A year ago today one of the most prestigious races in the world was brutally attached. The Boston Marathon is a life-long dream for many runners. Plenty of runners will never get the opportunity to run the race due to it’s challenging time cut-offs. I have had the huge honor of running this race twice.
Last year, lives and limbs were lost at the finish line, which is supposed to be one of the best moments of a runner’s career. I still remember the feeling of crossing that line- some of the most intense emotions and self-confidence I’ve ever experienced took place those days. Both times I had family waiting for me at the finish line. I am grateful that both times we all left safe and happy. Today I pray for those affected by the tragic events.
There is no reason to write about understanding why it happened, I never will, but I would like to do a recap of some pictures of my two wonderful years in Boston and more importantly, to remind myself how lucky I am. While I hop around on crutches, I often feel bad for myself but I understand this is just a set back- I will come back stronger and run again for those who cannot. You should too!
So here is a throwback to two of the greatest days of my life and a post to acknowledge, I WILL run Boston again.
The first year- it was only my second marathon. I had completed The Twin Cities Marathon the summer before and finished in 3:25. I trained hard for Boston after I learned I qualified. I was in college and waking up (hungover) running 15-22 miles every Saturday… how the hell did I do that? I have no clue. My Mom and Dad joined me and we had an amazing weekend together.
I was a total rookie and the Boston Alumi could tell- I think 50 people asked me “Is this your first Boston?”, the twinkle in my eye and complete look of awe must have given it away. The entire city welcomed us with open arms.
I ran the race 15 seconds faster than my time in The Twin Cities Marathon- 3:25 something… I don’t remember the seconds but I knew it was a PR. Boston is known for it’s hills… Heartbreak Hill is known as the killer. I was so proud to even have the tiniest PR in Boston (it still is to this day)!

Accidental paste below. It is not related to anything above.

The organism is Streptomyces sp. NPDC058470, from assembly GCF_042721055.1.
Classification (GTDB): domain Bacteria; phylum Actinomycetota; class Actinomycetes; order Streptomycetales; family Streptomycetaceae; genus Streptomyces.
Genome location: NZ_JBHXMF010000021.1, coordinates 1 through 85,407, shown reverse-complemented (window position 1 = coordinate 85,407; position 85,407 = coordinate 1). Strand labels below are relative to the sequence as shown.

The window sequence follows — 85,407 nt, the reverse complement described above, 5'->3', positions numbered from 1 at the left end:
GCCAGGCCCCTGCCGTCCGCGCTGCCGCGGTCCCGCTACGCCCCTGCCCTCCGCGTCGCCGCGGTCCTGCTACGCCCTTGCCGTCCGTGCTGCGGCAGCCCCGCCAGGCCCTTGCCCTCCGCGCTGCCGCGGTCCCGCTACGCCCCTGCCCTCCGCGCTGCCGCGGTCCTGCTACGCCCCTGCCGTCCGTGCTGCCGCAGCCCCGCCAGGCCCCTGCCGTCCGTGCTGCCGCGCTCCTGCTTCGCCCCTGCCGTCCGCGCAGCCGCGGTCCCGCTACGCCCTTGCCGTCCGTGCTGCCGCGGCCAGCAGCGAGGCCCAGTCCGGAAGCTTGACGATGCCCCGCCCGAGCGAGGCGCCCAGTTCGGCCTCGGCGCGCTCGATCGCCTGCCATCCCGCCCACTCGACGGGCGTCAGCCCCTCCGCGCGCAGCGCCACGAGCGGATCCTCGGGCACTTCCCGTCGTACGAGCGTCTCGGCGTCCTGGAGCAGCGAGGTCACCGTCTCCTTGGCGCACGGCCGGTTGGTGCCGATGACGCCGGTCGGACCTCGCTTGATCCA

This is me heading up Heartbreak Hill where I saw my parents- I was smiling because the crowds were unreal, it was the first time I saw my parents and I was living out a dream. I trained so hard for this race, the hills honestly didn’t even phase me. I welcomed them and often times cried because the crowds were so insane.
I was so proud (and sore) that course is no joke. It was the only run/ course I’ve run that I actually got sore while running. I refueled, showered and headed back to MN, I had class the next morning. HA!
More than anything, sharing this amazing weekend with the most supportive parents in the world made it everything. I am so blessed- they were screaming their heads off, crying and cheering me on… mind you, my Dad HATES crowds. Crossing that finish line to find my parents was magical. I cried and had never felt so elated and proud in my entire life. The crowds were huge and all of the runners walked in a daze to find their loved ones.
The following year I didn’t sign up- it’s a pricey ordeal… but I got the itch the next year. I registered and got in, this time my older sister was coming with me!